6 Vital Things Parents Need to Know About Student Loans

Students

6 Vital Things Parents Need to Know About Student Loans

6 Vital Things Parents Need to Know About Student Loans

About 3.5 million high school students are expected to graduate from high school this spring, and most will go to college. While this a proud moment for students and parents, many families are stressed about how to pay for school in the fall. Before helping your child take out loans — or taking out loans... Read More

5 Hotels Where Pets Get Treated Like Royalty

Personal Finance

5 Hotels Where Pets Get Treated Like Royalty

5 Hotels Where Pets Get Treated Like Royalty

Vacations are often a family affair, but we typically leave our pets at home. While they’re stuck in a kennel or with a sitter at home, we’re off in Tahiti, cocktail in hand, living the good life. Why not let Fido or Whiskers in on the fun? A number of hotels have warmed up to the idea of... Read More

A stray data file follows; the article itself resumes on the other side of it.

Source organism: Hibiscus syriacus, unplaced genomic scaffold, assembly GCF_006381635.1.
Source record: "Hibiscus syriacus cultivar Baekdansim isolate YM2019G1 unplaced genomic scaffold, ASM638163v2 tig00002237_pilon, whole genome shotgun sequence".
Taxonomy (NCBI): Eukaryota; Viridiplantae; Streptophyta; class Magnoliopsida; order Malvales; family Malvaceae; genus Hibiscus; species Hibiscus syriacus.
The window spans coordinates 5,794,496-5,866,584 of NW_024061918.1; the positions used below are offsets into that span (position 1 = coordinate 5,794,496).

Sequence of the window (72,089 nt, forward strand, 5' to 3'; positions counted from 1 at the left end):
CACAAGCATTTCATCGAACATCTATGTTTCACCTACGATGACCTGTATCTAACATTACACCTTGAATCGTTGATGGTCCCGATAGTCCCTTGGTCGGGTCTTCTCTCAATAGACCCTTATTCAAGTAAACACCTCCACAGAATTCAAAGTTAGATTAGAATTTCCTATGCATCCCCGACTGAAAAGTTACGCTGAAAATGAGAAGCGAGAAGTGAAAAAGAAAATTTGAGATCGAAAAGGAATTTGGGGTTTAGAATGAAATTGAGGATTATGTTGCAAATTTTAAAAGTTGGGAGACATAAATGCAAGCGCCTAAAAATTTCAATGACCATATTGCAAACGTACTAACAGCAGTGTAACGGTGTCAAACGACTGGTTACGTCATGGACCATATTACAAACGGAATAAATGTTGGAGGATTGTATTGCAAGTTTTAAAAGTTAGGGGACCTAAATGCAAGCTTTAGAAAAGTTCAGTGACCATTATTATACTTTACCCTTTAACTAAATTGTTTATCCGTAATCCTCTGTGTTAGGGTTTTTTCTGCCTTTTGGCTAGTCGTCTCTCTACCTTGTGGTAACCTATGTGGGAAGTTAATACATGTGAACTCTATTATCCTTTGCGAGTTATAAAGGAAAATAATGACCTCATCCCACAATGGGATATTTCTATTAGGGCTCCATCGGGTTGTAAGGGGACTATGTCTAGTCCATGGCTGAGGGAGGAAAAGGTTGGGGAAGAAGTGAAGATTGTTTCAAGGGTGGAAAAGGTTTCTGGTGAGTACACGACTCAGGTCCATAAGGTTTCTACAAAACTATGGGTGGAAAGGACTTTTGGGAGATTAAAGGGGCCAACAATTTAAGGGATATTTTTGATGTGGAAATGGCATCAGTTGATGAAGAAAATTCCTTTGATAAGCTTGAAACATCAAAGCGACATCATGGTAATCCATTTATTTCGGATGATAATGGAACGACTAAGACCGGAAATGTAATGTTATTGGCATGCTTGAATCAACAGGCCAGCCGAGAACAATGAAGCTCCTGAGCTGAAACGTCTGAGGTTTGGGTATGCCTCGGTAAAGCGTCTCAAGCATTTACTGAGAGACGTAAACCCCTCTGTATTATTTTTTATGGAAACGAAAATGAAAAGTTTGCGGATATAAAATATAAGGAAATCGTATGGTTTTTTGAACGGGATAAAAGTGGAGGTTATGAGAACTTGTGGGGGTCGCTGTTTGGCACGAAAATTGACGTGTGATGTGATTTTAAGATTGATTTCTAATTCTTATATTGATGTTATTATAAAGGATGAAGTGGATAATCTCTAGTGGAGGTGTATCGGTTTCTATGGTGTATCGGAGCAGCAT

Here’s How to Prepare Your Credit for a Job Search

Credit 101

Here’s How to Prepare Your Credit for a Job Search

Here’s How to Prepare Your Credit for a Job Search

Conducting a job search after graduating from college can seem like a monumental task, one filled with challenges and uncertainties. But here’s one thing recent grads shouldn’t be uncertain about when embarking on the journey to secure a job — what’s on their credit report. Just as hours and days are devoted to creating a... Read More

Show Me More

Certain credit cards and other financial products mentioned in this and other sponsored content on Credit.com are Partners with Credit.com. Credit.com receives compensation if our users apply for and ultimately sign up for any financial products or cards offered.

Hello, Reader!

Thanks for checking out Credit.com. We hope you find the site and the journalism we produce useful. We wanted to take some time to tell you a bit about ourselves.